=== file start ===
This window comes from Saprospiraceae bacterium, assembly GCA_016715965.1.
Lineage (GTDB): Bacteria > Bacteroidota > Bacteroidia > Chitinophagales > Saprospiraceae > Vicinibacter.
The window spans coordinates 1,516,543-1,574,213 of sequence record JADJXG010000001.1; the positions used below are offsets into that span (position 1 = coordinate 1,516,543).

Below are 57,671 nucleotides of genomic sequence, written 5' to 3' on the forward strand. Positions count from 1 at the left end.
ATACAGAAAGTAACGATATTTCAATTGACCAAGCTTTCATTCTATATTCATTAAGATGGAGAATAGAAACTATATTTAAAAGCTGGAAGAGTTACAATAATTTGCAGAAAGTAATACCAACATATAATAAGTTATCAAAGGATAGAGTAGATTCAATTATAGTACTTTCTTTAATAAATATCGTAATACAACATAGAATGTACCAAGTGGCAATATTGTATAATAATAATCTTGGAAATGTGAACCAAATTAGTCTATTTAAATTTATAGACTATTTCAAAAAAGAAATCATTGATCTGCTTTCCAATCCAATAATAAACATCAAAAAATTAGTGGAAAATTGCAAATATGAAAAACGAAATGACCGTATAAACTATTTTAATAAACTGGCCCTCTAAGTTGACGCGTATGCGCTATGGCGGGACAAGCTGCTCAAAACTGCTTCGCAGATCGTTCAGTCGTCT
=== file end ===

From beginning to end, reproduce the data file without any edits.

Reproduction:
This window comes from Saprospiraceae bacterium, assembly GCA_016715965.1.
Lineage (GTDB): Bacteria > Bacteroidota > Bacteroidia > Chitinophagales > Saprospiraceae > Vicinibacter.
The window spans coordinates 1,516,543-1,574,213 of sequence record JADJXG010000001.1; the positions used below are offsets into that span (position 1 = coordinate 1,516,543).

Below are 57,671 nucleotides of genomic sequence, written 5' to 3' on the forward strand. Positions count from 1 at the left end.
ATACAGAAAGTAACGATATTTCAATTGACCAAGCTTTCATTCTATATTCATTAAGATGGAGAATAGAAACTATATTTAAAAGCTGGAAGAGTTACAATAATTTGCAGAAAGTAATACCAACATATAATAAGTTATCAAAGGATAGAGTAGATTCAATTATAGTACTTTCTTTAATAAATATCGTAATACAACATAGAATGTACCAAGTGGCAATATTGTATAATAATAATCTTGGAAATGTGAACCAAATTAGTCTATTTAAATTTATAGACTATTTCAAAAAAGAAATCATTGATCTGCTTTCCAATCCAATAATAAACATCAAAAAATTAGTGGAAAATTGCAAATATGAAAAACGAAATGACCGTATAAACTATTTTAATAAACTGGCCCTCTAAGTTGACGCGTATGCGCTATGGCGGGACAAGCTGCTCAAAACTGCTTCGCAGATCGTTCAGTCGTCT